Omega-3 supplementation lowers inflammation and anxiety in medical students: A randomized controlled trial.
This study shows the benefits of omega-3 supplementation.
Observational studies have linked lower omega-3 (n-3) polyunsaturated fatty acids (PUFAs) and higher omega-6 (n-6) PUFAs with inflammation and depression, but randomized controlled trial (RCT) data have been mixed. To determine whether n-3 decreases proinflammatory cytokine production and depressive and anxiety symptoms in healthy young adults, this parallel group, placebo-controlled, double-blind 12-week RCT compared n-3 supplementation with placebo. The participants, 68 medical students, provided serial blood samples during lower-stress periods as well as on days before an exam. The students received either n-3 (2.5g/d, 2085mg eicosapentaenoic acid and 348mg docosahexanoic acid) or placebo capsules that mirrored the proportions of fatty acids in the typical American diet. Compared to controls, those students who received n-3 showed a 14% decrease in lipopolysaccharide (LPS) stimulated interleukin 6 (IL-6) production and a 20% reduction in anxiety symptoms, without significant change in depressive symptoms. Individuals differ in absorption and metabolism of n-3 PUFA supplements, as well as in adherence; accordingly, planned secondary analyses that used the plasma n-6:n-3 ratio in place of treatment group showed that decreasing n-6:n-3 ratios led to lower anxiety and reductions in stimulated IL-6 and tumor necrosis factor alpha (TNF-α) production, as well as marginal differences in serum TNF-α. These data suggest that n-3 supplementation can reduce inflammation and anxiety even among healthy young adults. The reduction in anxiety symptoms associated with n-3 supplementation provides the first evidence that n-3 may have potential anxiolytic benefits for individuals without an anxiety disorder diagnosis. ClinicalTrials.gov identifier: NCT00519779.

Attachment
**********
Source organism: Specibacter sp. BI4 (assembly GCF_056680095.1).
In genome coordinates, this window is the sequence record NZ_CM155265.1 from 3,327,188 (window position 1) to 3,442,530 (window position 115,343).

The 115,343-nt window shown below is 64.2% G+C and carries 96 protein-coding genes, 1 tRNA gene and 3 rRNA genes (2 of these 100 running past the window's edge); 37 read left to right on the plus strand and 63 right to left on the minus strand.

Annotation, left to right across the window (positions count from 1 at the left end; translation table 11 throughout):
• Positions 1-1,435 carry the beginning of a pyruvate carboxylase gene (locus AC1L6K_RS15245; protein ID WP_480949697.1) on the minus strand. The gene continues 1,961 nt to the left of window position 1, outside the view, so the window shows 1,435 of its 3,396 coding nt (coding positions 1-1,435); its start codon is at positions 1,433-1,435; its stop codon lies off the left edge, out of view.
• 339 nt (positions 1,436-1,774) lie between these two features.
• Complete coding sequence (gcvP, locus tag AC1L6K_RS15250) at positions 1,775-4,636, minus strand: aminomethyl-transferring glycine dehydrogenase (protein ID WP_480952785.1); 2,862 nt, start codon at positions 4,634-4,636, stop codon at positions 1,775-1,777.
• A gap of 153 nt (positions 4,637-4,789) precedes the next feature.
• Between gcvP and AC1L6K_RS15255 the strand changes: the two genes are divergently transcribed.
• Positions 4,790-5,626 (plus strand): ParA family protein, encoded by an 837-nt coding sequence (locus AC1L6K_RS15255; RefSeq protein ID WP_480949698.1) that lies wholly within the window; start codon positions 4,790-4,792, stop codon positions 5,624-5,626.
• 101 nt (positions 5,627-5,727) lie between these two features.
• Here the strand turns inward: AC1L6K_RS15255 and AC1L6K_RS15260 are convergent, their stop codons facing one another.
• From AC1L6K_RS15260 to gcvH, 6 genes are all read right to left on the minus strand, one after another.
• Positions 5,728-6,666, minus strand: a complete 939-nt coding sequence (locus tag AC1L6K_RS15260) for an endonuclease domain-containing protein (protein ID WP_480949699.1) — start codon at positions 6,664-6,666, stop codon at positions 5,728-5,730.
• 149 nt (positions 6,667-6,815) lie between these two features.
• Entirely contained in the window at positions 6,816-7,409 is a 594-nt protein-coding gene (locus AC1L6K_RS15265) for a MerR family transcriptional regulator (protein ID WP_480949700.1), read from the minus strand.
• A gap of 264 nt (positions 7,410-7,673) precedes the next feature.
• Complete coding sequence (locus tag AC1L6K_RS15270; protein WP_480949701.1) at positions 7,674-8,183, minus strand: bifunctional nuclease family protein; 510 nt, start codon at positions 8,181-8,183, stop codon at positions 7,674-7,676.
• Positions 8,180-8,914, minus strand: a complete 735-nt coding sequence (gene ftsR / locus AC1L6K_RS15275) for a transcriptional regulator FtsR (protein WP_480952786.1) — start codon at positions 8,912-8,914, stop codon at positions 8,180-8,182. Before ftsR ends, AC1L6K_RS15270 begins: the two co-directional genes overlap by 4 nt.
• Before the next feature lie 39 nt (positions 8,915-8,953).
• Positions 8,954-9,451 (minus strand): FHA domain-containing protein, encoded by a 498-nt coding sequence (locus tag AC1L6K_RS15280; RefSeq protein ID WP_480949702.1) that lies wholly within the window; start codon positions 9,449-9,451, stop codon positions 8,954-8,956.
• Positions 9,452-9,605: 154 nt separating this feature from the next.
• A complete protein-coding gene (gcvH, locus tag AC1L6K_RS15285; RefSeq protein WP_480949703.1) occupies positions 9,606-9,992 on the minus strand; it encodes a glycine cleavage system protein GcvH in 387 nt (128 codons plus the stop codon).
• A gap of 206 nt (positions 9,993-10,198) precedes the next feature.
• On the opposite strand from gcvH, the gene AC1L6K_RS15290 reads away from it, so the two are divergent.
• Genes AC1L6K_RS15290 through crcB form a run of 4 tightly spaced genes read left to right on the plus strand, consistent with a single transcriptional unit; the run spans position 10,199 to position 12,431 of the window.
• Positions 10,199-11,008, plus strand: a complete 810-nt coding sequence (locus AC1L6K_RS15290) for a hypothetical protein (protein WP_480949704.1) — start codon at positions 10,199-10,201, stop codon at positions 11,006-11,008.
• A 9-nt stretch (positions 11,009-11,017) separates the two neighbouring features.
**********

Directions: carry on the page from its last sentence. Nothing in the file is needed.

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Brain Behav Immun. 2011 Jul 19.